“The whole thing for me culturally was like a street fair festival,” he says. “People would bring food and hang out. It was a festive affair. I really admire how the police handled the situation. It was legitimate community policing. You need to have some understanding and some latitude about the social reality of the community you’re policing. It’s street-smarts. You cannot protect every community the same way. You have to have a cultural sensitivity, and you have to be able to adapt. All people aren’t the same. You can’t police Sunset Island the way you would police Carol City. It’s not like they saw something illegal going on and ignored it. If they saw a crowd of people on the street, they cleared the street and at that point the job of the police was done. The fights were held on private property, and they had no idea what was going on there. If there had been a 911 call, they would have responded and gone into that backyard.”

Dawg Fight works on a number of levels: It’s a portrait of machismo and competition and an exploration of how poverty will drive men to do things they normally wouldn’t do (the losers of the fights got paid just like the winners, although considerably less). It’s also about how Cinderella stories sometimes really do come true.

But after a year of on-and-off filming, Corben and Spellman had amassed hours of footage with no discernable narrative, the risk documentarians take when they decide to document a culture without going in armed with a story.

“You could shoot a documentary forever, which is why they take so long to make,” Spellman says. “We’ve gotten spoiled by making historical docs, because you can map out the whole movie from A to Z. Dawg Fight was a new experience for us, because here you have to be at the right place and time when something great happens, or you miss it. And you also have to pore through hours and hours of footage to find a particular moment or story beat. It’s like searching for a needle in a haystack.”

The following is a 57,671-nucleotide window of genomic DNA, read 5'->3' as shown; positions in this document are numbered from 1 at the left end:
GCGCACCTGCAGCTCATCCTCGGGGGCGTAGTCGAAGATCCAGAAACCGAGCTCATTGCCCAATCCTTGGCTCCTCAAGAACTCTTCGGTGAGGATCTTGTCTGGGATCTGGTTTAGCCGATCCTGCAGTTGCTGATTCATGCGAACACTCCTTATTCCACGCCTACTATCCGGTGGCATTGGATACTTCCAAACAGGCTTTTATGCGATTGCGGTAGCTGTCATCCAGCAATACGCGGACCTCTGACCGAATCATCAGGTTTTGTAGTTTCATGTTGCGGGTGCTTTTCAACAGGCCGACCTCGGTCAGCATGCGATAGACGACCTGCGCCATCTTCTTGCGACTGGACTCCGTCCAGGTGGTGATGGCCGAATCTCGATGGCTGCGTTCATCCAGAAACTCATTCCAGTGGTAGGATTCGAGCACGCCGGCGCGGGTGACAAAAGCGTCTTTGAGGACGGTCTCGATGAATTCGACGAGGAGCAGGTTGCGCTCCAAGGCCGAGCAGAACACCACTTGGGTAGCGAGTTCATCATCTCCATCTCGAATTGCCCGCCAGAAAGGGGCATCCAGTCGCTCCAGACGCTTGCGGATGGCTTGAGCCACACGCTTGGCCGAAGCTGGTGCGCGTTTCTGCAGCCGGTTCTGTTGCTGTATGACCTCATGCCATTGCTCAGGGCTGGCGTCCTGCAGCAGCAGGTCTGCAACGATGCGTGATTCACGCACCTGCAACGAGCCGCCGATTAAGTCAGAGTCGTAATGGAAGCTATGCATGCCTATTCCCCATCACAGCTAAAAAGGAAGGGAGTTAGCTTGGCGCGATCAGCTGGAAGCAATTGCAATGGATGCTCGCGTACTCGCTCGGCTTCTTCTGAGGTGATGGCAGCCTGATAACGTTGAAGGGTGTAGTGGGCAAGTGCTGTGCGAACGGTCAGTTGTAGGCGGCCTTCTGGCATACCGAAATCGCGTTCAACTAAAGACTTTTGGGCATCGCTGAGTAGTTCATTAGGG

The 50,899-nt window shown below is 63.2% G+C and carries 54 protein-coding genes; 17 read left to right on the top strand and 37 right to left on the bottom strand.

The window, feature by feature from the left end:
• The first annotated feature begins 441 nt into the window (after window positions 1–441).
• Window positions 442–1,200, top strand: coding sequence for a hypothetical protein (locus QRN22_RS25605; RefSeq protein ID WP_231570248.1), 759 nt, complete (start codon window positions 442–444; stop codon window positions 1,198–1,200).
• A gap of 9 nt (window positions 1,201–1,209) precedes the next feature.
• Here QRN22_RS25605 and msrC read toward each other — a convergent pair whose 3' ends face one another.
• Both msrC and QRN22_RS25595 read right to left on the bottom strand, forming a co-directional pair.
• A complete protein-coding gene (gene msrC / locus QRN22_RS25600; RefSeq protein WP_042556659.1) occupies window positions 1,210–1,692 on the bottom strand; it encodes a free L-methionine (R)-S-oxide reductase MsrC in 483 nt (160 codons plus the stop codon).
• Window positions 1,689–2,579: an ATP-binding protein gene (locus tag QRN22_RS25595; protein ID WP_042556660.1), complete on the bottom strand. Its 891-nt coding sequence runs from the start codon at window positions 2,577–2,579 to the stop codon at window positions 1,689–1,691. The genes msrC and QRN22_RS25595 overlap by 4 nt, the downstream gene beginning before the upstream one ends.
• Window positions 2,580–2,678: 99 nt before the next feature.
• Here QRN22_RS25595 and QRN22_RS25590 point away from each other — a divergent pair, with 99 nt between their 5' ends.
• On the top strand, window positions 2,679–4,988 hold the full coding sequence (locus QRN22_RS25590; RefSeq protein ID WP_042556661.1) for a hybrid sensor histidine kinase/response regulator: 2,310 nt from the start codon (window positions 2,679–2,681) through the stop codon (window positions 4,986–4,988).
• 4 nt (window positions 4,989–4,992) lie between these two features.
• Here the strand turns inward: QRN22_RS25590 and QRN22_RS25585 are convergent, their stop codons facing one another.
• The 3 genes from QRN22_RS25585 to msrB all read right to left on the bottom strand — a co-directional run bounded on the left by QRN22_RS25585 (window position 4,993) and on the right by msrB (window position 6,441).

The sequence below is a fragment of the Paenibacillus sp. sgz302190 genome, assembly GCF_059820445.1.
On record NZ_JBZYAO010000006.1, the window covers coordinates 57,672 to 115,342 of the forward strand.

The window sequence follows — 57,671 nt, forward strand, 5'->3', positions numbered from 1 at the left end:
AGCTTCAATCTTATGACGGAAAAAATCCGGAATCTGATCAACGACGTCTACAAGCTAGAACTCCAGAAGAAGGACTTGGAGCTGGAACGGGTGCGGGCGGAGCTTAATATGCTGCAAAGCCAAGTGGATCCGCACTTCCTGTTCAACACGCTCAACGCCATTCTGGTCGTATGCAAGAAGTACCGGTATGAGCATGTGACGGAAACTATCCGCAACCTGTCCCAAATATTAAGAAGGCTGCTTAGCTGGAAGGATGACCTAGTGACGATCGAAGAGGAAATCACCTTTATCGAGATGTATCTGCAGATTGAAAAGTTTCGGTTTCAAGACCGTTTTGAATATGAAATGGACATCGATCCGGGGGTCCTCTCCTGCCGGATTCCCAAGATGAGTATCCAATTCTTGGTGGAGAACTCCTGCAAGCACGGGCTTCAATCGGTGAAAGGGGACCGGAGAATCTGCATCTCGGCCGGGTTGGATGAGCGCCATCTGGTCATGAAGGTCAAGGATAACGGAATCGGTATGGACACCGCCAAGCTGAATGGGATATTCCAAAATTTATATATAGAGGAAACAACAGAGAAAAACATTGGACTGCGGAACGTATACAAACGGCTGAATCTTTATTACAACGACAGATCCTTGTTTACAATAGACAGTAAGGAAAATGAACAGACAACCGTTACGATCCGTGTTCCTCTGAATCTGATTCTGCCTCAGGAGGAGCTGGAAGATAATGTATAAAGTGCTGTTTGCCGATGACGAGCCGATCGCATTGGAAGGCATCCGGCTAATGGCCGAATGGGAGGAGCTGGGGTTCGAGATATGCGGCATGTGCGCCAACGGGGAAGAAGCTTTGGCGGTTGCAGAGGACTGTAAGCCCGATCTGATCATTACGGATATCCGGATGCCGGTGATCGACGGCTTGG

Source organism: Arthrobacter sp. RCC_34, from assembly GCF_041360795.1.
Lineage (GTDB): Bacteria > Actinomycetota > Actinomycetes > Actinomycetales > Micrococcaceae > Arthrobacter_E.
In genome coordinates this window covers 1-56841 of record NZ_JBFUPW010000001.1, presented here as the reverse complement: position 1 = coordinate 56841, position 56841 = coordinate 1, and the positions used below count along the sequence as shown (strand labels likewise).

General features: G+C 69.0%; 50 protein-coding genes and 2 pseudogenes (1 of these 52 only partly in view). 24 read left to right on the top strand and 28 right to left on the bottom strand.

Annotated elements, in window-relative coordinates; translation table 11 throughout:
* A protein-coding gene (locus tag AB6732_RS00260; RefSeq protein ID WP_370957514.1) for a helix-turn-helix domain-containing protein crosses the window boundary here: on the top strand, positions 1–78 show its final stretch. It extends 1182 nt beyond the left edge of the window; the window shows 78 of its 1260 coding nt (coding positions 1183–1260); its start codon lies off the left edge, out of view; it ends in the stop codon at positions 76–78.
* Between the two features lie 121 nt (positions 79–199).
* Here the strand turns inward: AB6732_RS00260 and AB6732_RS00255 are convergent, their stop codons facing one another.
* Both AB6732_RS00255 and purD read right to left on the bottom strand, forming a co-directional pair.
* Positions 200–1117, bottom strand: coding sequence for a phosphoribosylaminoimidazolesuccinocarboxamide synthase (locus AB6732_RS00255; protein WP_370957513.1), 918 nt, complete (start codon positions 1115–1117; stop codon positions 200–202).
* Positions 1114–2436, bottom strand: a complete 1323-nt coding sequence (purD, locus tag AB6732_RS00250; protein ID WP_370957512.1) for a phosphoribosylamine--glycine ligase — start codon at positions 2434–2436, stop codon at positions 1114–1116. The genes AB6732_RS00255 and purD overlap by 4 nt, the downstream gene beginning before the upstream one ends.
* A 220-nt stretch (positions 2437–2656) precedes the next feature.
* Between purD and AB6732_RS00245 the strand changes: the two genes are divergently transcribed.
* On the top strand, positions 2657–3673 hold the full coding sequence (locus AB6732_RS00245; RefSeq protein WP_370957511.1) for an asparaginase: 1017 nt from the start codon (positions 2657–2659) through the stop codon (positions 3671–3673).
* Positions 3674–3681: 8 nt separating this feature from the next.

Fortunately, a tale did emerge — four, in fact, ranging from triumphant to tragic. To reveal what happens in Dawg Fight would spoil the fun, but the movie marks a new high for rakontur, juggling multiple story arcs (including an unexpected Rocky tale) with a range of emotions and personalities that are different than anything in its previous body of work.

But although Dawg Fight proved to be a successful artistic gamble, the company is not forgetting the sort of film that has been the key to its success: the retrospective documentary. Cocaine Cowboys Reloaded contains enough new material — a lot of it truly stranger than fiction — to make it feel like a new movie instead of a polished retread with a few extra scenes thrown in.

“The story is the same, essentially,” says Cypkin, who edited Reloaded. “We did use the original film as the starting point. The idea was that there were so many stories in the original that branched out in different directions that we didn’t have the luxury to tell. We stayed true to our central theme — how Miami was built on cocaine — and everything else came out. This time around, we get to explore all those different roads.”